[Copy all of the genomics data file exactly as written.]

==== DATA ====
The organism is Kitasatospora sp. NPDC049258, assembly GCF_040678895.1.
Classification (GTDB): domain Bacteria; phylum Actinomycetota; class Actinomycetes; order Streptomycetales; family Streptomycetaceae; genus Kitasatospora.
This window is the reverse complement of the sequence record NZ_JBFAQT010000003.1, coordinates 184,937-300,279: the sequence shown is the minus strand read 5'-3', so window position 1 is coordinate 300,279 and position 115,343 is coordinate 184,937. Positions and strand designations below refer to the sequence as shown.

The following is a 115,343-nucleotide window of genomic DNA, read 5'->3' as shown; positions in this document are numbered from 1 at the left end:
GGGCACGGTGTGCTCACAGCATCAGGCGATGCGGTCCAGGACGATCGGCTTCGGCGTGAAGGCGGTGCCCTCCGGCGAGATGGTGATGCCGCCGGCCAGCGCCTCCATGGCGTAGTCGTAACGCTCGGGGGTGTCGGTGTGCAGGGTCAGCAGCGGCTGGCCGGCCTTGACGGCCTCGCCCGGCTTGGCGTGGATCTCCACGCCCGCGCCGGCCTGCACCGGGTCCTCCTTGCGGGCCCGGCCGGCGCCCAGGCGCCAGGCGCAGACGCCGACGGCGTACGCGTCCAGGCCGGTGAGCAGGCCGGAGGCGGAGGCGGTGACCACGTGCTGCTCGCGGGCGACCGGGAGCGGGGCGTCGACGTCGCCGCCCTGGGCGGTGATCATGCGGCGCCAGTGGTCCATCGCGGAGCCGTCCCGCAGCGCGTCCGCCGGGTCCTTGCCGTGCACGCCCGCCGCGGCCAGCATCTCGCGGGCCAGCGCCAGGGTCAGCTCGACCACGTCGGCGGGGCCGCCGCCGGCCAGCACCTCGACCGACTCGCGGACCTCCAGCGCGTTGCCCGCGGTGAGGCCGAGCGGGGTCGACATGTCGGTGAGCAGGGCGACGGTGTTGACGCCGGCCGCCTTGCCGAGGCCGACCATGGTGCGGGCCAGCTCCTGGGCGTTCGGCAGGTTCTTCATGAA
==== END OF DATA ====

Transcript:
The organism is Kitasatospora sp. NPDC049258, assembly GCF_040678895.1.
Classification (GTDB): domain Bacteria; phylum Actinomycetota; class Actinomycetes; order Streptomycetales; family Streptomycetaceae; genus Kitasatospora.
This window is the reverse complement of the sequence record NZ_JBFAQT010000003.1, coordinates 184,937-300,279: the sequence shown is the minus strand read 5'-3', so window position 1 is coordinate 300,279 and position 115,343 is coordinate 184,937. Positions and strand designations below refer to the sequence as shown.

The following is a 115,343-nucleotide window of genomic DNA, read 5'->3' as shown; positions in this document are numbered from 1 at the left end:
GGGCACGGTGTGCTCACAGCATCAGGCGATGCGGTCCAGGACGATCGGCTTCGGCGTGAAGGCGGTGCCCTCCGGCGAGATGGTGATGCCGCCGGCCAGCGCCTCCATGGCGTAGTCGTAACGCTCGGGGGTGTCGGTGTGCAGGGTCAGCAGCGGCTGGCCGGCCTTGACGGCCTCGCCCGGCTTGGCGTGGATCTCCACGCCCGCGCCGGCCTGCACCGGGTCCTCCTTGCGGGCCCGGCCGGCGCCCAGGCGCCAGGCGCAGACGCCGACGGCGTACGCGTCCAGGCCGGTGAGCAGGCCGGAGGCGGAGGCGGTGACCACGTGCTGCTCGCGGGCGACCGGGAGCGGGGCGTCGACGTCGCCGCCCTGGGCGGTGATCATGCGGCGCCAGTGGTCCATCGCGGAGCCGTCCCGCAGCGCGTCCGCCGGGTCCTTGCCGTGCACGCCCGCCGCGGCCAGCATCTCGCGGGCCAGCGCCAGGGTCAGCTCGACCACGTCGGCGGGGCCGCCGCCGGCCAGCACCTCGACCGACTCGCGGACCTCCAGCGCGTTGCCCGCGGTGAGGCCGAGCGGGGTCGACATGTCGGTGAGCAGGGCGACGGTGTTGACGCCGGCCGCCTTGCCGAGGCCGACCATGGTGCGGGCCAGCTCCTGGGCGTTCGGCAGGTTCTTCATGAA